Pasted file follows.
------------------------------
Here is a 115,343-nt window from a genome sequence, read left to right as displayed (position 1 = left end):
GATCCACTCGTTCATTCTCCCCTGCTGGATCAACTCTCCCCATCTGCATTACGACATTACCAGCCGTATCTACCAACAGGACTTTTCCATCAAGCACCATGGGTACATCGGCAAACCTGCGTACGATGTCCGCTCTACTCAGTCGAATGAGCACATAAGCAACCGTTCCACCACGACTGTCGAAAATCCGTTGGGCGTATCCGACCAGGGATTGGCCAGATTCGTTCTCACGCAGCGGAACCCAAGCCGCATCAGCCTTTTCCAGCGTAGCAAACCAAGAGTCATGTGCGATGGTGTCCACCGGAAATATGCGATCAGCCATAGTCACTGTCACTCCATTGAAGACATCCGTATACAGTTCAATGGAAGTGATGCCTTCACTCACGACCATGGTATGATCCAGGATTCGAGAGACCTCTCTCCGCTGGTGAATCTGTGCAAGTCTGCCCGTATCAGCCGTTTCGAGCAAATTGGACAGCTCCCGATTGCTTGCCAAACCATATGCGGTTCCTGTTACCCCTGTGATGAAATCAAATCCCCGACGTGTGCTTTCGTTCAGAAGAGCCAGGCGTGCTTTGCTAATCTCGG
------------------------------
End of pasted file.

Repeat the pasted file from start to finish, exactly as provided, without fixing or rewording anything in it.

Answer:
Here is a 115,343-nt window from a genome sequence, read left to right as displayed (position 1 = left end):
GATCCACTCGTTCATTCTCCCCTGCTGGATCAACTCTCCCCATCTGCATTACGACATTACCAGCCGTATCTACCAACAGGACTTTTCCATCAAGCACCATGGGTACATCGGCAAACCTGCGTACGATGTCCGCTCTACTCAGTCGAATGAGCACATAAGCAACCGTTCCACCACGACTGTCGAAAATCCGTTGGGCGTATCCGACCAGGGATTGGCCAGATTCGTTCTCACGCAGCGGAACCCAAGCCGCATCAGCCTTTTCCAGCGTAGCAAACCAAGAGTCATGTGCGATGGTGTCCACCGGAAATATGCGATCAGCCATAGTCACTGTCACTCCATTGAAGACATCCGTATACAGTTCAATGGAAGTGATGCCTTCACTCACGACCATGGTATGATCCAGGATTCGAGAGACCTCTCTCCGCTGGTGAATCTGTGCAAGTCTGCCCGTATCAGCCGTTTCGAGCAAATTGGACAGCTCCCGATTGCTTGCCAAACCATATGCGGTTCCTGTTACCCCTGTGATGAAATCAAATCCCCGACGTGTGCTTTCGTTCAGAAGAGCCAGGCGTGCTTTGCTAATCTCGG